Are We Ready to Entrust Our Lives and Living Rooms to Adtech?
I’m worried about the frothy, intersecting world of connected TV and adtech, and I’m not typically the worrying kind. For sure, this is a very good time for CTV advertising and the technology that powers it.
CTV budgets are up. Wall Street loves CTV. And media companies are investing heavily to grow ad-supported streaming services.
So why worry? CTV’s promise of bringing together the best of digital ad targeting and measurement with premium, high-engagement TV content on 60-inch screens is very compelling. All those positive trends are certainly well-justified.
I’m worried because I have seen this movie before, and our industry’s track record in similar situations is not great. Let’s just think back to the banner craziness of 1999 and 2000, the ad networks of the early aughts, the boom of behavioral targeting and the craze of RTB and programmatic.
There were many great companies in each of these generational cohorts, but there were also a lot of pretenders. Who can forget the “round-trips” of the early banner companies, the ad networks selling pop-unders as premium content, and animated banners as digital video? Then there were the targeting companies stuffing our computers with spyware, or data-targeting platforms conflating “match rates” with audience data accuracy.
The digital adtech industry was built almost 30 years ago on the vision of eventually controlling the living room and its centerpiece, the television. The long-sought prey is now finally in its claws, but I worry about how well the adtech predators will treat those whose destinies will fall under their influence and control: the advertisers who fund the ecosystem and, most importantly, the viewers who must endure the ads.
Now, more than ever, as adtech invades the world’s living rooms and media screens of choice, it needs to clean up what it currently does poorly. Specifically, this is the time when our industry must redouble its efforts around our core consumer value proposition, our transparency and our ethics.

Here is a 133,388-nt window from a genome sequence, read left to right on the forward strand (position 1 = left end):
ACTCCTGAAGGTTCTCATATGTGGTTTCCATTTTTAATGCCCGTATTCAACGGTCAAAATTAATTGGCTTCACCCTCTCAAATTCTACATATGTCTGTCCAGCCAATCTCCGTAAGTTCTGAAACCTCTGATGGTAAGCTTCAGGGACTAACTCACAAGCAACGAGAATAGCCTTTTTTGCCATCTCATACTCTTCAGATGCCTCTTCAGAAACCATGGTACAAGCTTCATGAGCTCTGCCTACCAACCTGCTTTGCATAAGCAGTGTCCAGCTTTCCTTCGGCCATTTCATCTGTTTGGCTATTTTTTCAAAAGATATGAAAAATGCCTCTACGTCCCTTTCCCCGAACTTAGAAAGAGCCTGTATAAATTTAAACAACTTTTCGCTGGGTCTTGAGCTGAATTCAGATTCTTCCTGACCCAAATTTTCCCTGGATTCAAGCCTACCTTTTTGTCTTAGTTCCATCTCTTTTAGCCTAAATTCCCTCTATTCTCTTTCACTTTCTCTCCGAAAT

When it comes to delivering real consumer value, we need to stop saying that we’re helping consumers by giving them the right ad at the right time, when so much of what we give them are short-term, response-focused pitches optimized to the 0.01% of likely responders, with no regard for the 99.99% of people who find them irrelevant and redundant. Let’s get real about doing the right thing, and building a future with fewer, more relevant ads that all recipients actually want and value.
Let’s make our systems and transactions truly transparent about components and costs and kill the gimmicks that so many use to hide behind -- like last-click attribution, a trick that benefits those who cookie-bomb, and whose products cannot stand the scrutiny of true, scientific attribution analysis. Thank you to folks like Prohaska Consulting, among others, for fighting the good fight here to help rid us of this mess.
Let’s make our deeds equal our words. For far too many, the standard for ethical behavior is plausible deniability: “I had no idea that 40% of the traffic that we bought to resell to you were bots.” “How could I know that 30% of our CTV buy was really torrents running in app SDKs?” “How can we possibly inspect each and every video that we buy? You have to expect some bad stuff to fall through the cracks.”
We all need to take ownership for the industry that we are creating here today. Investors are assigning it hundreds of billions of collective value. This is the time when we need to welcome vigilance. We need to call out bad actions and bad actors. We need to do the right thing. We need to build this for the long haul.
Fundamentally, we need to shift the culture of our industry to celebrating consumer value, not unicorn status.
What do you think?
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An earlier version of this blog was originally published by MediaPost.